- 30-year fixed-rate mortgages: averaged 3.40 percent, with an average 0.7 point, rising from last week’s 3.34 percent average. The record low for 30-year rates was reached on Nov. 21, 2012, averaging 3.31 percent. A year ago at this time, 30-year rates averaged 3.89 percent.
- 15-year fixed-rate mortgages: averaged 2.66 percent, with an average 0.7 point, increasing from last week’s 2.64 percent average. Last year at this time, 15-year rates averaged 3.16 percent.
- 5-year adjustable-rate mortgages: averaged 2.67 percent, with an average 0.6 point, dropping from last week’s 2.71 percent average. Last year at this time, 5-year ARMs averaged 2.82 percent.
Source: Freddie Mac
The U.S. Census Bureau and HUD recently released the 2011 American Housing Survey, a biennual comprehensive national housing survey that provides data on housing inventories, demographics, home improvements, mortgages, and more.
The 2011 survey indicates that almost 20 percent of new home owners chose their neighborhood based on convenience to the workplace.
The poll of the nation’s 115 million occupied homes also reveals the median size of single-family detached and mobile residences to be 1,800 square feet — versus 2,200 square feet for newly built homes — and the median year of construction for owner-occupied units to be 1976.
Sixty-four percent of homes have three or more bedrooms and 52 % have two or more bathrooms. In terms of accessibility, 64 % have floors with no steps between rooms, 48 % have entry-level bathrooms, and 36 % have entry-level bedrooms.
The survey also found that 20 % of recent movers located their current homes through a real estate agent, 17 % through Realtor.com, and 16 % by word-of-mouth. Additionally, households spend about 24% of their household income on housing.
This data and more is now available for the first time through the U.S. Census Bureau’s American FactFinder data access tool. Please review data and provide your comments!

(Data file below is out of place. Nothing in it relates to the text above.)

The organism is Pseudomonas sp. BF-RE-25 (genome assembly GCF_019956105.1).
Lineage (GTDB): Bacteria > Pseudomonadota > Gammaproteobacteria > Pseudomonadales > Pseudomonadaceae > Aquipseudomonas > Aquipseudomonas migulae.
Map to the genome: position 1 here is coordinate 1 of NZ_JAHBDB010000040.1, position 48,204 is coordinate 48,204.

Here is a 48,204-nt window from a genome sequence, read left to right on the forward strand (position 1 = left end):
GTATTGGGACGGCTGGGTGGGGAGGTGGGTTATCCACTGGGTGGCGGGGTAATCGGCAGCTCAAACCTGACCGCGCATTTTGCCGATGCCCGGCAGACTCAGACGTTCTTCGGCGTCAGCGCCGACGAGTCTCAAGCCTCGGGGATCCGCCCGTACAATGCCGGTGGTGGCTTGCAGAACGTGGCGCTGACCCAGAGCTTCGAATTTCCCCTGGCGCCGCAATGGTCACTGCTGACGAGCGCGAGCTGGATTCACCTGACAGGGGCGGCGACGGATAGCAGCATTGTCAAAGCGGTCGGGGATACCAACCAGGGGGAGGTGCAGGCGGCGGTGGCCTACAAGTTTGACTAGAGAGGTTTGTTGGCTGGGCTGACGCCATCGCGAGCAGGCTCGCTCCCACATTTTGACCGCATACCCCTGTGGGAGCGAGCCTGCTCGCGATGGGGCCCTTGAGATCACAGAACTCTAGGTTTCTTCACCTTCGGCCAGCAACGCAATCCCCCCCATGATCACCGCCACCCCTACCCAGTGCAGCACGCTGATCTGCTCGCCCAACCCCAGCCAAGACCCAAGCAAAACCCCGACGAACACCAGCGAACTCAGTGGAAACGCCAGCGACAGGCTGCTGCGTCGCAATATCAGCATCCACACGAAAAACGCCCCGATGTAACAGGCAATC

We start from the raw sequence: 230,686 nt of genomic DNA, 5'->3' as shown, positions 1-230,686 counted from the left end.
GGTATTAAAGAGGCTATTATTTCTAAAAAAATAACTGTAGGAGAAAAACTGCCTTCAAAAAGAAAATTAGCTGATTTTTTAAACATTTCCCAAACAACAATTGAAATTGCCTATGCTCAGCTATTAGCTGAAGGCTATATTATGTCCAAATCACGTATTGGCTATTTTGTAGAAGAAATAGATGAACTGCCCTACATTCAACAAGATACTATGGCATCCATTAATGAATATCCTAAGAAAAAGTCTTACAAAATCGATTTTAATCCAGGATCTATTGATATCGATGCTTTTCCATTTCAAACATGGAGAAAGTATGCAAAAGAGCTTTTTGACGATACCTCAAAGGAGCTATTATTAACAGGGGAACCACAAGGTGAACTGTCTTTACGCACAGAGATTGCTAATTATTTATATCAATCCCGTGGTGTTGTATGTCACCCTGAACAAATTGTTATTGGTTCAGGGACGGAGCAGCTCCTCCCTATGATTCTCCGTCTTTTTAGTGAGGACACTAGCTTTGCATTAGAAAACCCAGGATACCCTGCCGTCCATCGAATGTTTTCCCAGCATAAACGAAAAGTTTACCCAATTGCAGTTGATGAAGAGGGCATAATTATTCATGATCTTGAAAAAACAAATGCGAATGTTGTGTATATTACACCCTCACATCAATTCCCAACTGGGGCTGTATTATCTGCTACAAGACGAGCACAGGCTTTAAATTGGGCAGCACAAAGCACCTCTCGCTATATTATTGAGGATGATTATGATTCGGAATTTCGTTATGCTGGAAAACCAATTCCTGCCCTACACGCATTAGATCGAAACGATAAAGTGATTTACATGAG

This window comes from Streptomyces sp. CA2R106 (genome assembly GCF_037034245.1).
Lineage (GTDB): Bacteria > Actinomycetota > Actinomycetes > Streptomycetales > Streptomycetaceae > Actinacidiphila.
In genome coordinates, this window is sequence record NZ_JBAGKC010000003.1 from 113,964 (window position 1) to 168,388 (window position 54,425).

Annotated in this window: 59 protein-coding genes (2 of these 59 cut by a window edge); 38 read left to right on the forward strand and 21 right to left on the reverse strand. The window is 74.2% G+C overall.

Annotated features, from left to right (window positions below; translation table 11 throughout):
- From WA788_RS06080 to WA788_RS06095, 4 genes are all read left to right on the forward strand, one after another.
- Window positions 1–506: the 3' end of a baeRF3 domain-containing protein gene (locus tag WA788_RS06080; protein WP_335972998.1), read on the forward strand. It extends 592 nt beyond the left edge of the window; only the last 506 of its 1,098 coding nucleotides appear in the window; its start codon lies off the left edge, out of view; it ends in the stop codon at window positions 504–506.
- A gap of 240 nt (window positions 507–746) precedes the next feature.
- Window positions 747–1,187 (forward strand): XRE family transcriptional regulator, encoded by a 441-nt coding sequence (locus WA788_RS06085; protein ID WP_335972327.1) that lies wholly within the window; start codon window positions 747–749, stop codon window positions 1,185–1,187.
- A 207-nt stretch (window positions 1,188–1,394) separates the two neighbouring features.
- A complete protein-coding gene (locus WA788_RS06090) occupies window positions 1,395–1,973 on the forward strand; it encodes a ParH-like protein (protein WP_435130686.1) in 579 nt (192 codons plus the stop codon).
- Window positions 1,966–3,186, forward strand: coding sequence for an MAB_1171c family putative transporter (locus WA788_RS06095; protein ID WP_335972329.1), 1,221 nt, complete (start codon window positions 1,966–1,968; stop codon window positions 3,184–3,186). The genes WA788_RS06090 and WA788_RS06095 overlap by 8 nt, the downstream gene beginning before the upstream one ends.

Source: “HUD and Census Bureau Expand Access to Include Housing Info” National Mortgage Professional (01/04/13)
The buyer purchasing power index (BPI) decreased slightly to 7.7 in December 2012. This represents a 7.7% increase in mortgage funds available to today’s buyers over one year earlier. December’s BPI was down from 8.66 in December 2011. All figures remain positive for short-term upward price movement.
first tuesday forecasts the BPI will drop to zero by mid-2013 and remain there throughout 2014. The BPI will go negative in 2015 when long-term rates rise due to an improving economy. Sellers will then experience downward pressure on prices as buyers are able to borrow less with the same income.
Chart updated 1/2/2013
More information at source: http://firsttuesdayjournal.com/press-release-buyer-purchasing-power-index-remains-high/
Todays real estate update! The average FICO score for first-lien loans reached 750 in October, a rise from 741 in August, according to Ellie Mae, an analysis that encompasses about 20 percent of all loan applications in the U.S.
Meanwhile, the average FICO score on applications that were denied by lenders was 706. That is up from 700 compared to year ago levels and 697 in September 2011.
Last week, Federal Reserve Chairman Ben Bernanke said that tighter lending conditions are contributing to a housing slowdown. He said that some tightening in mortgage lending was necessary following the housing crisis. But, he added, “it seems at this point the pendulum has swung too far the other way, and that overly tight lending standards may now be preventing creditworthy borrowers from buying homes.”
Source: “Average FICO Score Getting higher for Approved Mortgages,” HousingWire 11/19/12
California’s potential first-time homebuyers (aged 25-34) numbered 5,404,486 in 2011. At the same time, the state’s homeownership rate stood at 55.3%. California homeownership has dropped steadily during 2012. It will level off around 2016 as a wave of now-tenants enter (or re-enter) the market as buyers.
California’s homeownership rate continues its fall in the aftermath of the Great Recession. Will the next wave of first-time homebuyers bring a sea change?
Please view data and charts at: http://firsttuesdayjournal.com/will-first-time-homebuyers-save-californias-homeownership-rate/